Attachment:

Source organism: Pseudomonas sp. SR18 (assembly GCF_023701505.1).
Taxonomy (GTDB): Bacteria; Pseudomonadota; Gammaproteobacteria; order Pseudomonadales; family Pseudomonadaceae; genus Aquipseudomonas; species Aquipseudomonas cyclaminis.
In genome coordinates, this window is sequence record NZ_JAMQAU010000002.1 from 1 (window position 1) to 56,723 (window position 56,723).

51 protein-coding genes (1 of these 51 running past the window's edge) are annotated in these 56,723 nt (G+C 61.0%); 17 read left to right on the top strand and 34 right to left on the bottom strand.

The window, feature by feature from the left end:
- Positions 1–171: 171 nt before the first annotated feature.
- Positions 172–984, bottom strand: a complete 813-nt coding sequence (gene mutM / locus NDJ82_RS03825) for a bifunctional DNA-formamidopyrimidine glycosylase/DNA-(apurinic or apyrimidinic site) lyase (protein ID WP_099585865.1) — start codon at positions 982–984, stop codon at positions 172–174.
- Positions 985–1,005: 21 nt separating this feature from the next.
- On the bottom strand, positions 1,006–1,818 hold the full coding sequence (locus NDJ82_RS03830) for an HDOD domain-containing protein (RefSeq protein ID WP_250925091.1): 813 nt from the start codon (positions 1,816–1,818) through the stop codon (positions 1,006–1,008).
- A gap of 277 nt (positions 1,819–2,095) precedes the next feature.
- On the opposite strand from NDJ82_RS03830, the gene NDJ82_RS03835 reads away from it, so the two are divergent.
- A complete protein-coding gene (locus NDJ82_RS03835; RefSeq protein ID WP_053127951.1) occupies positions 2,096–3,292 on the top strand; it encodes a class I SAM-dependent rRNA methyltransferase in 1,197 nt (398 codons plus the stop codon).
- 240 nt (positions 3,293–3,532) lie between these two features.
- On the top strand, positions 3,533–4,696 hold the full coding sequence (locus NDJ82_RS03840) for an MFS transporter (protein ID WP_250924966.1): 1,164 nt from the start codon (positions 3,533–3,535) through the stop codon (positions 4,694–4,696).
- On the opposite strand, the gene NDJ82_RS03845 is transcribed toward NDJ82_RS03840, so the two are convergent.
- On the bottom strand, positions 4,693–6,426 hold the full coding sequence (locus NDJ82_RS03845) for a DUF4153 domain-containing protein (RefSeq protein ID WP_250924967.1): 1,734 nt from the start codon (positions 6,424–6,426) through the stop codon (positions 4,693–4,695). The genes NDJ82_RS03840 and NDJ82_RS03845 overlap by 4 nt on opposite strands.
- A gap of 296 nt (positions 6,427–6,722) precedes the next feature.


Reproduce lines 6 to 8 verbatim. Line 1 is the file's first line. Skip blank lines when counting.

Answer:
- Positions 1–171: 171 nt before the first annotated feature.
- Positions 172–984, bottom strand: a complete 813-nt coding sequence (gene mutM / locus NDJ82_RS03825) for a bifunctional DNA-formamidopyrimidine glycosylase/DNA-(apurinic or apyrimidinic site) lyase (protein ID WP_099585865.1) — start codon at positions 982–984, stop codon at positions 172–174.
- Positions 985–1,005: 21 nt separating this feature from the next.